Summer is coming to an end. Rainy, autumn days lie ahead and our carefree days on holiday will soon become distant memories. Another school year is about to begin.

How do you kick off the school year with your pupils? The first weeks of school are the perfect time to set the scene and mood for the upcoming year. Some educators suggest taking advantage of these first weeks of the school year to get to know your pupils and to work on team-building activities.  Other experts suggest making sure pupils are familiar with where they can find things in the classroom and setting up rules and routines to adhere to.

Another thing we can work on in the first few weeks is classroom language. Pupils are creatures of habit and at the start of a new academic year; some children might come across unfamiliar classroom language while they are adjusting to new classmates and teachers at the same time.

If, when pupils are in class, we expect them to listen and to speak in English as much as possible, then we have to do everything we can to get them into the habit of doing so these first few weeks of school.

If we want to take advantage of day-to-day communicative situations that arise in class we need to provide them with the linguistic cues to be able to do so. To this end, here is a list of some classroom language that can be worked on:

Turn on the light. Look at the board.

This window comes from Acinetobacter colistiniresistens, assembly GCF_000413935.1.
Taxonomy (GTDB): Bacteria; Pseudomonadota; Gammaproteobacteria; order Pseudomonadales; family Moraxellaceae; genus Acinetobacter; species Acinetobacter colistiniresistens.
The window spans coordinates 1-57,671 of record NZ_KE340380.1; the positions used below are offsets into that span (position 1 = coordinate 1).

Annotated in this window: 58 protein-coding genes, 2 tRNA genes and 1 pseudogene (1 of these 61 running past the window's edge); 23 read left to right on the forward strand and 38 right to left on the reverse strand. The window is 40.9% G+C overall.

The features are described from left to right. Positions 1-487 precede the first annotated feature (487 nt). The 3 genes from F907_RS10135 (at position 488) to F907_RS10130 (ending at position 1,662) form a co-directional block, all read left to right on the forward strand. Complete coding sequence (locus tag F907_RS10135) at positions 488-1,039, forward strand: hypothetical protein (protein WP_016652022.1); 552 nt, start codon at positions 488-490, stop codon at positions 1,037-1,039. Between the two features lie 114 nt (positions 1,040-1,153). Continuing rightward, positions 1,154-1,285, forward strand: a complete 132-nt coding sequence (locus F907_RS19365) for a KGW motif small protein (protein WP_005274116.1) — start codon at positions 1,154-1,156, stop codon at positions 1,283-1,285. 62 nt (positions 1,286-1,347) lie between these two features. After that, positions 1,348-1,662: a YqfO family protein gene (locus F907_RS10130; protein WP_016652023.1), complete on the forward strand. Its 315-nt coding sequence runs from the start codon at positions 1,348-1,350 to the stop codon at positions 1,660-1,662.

Open your book. Close the door.
Can I go to the toilet, please? Pick up your pen. Throw your rubbish in the bin. Put your pencil down.
Put your book in your bag. Listen to the song.


It’s your turn. Write your name.


Practise these expressions in different ways, for example, miming and guessing, draw and guess or pairwork. The more familiar pupils are with these terms, the easier it will be for them to understand and use them!

To finish off, a little back to school humour:

Early one morning, a mother went in to wake up her son.

“Wake up, son. It’s time to go to school.”

“But why, mum? I don’t want to go!”

“Give me two good reasons why you don’t want to go.”

“Well, the kids hate me for one, and the teachers hate me, too!”

“Oh, that’s no reason not to go to school. Come on! Get ready!”

“Give me two good reasons why I should go to school.”

“Well, for one, you’re 41 years old. And for another, you’re the Head teacher!”

Check out our Back to School ideas from previous issues of the magazine and let us know what you do to kick off the new year!

The National Education Association also offers a wide range of excellent ideas for this invigorating time of the year.

Good luck getting back into the swing of things after the holidays!


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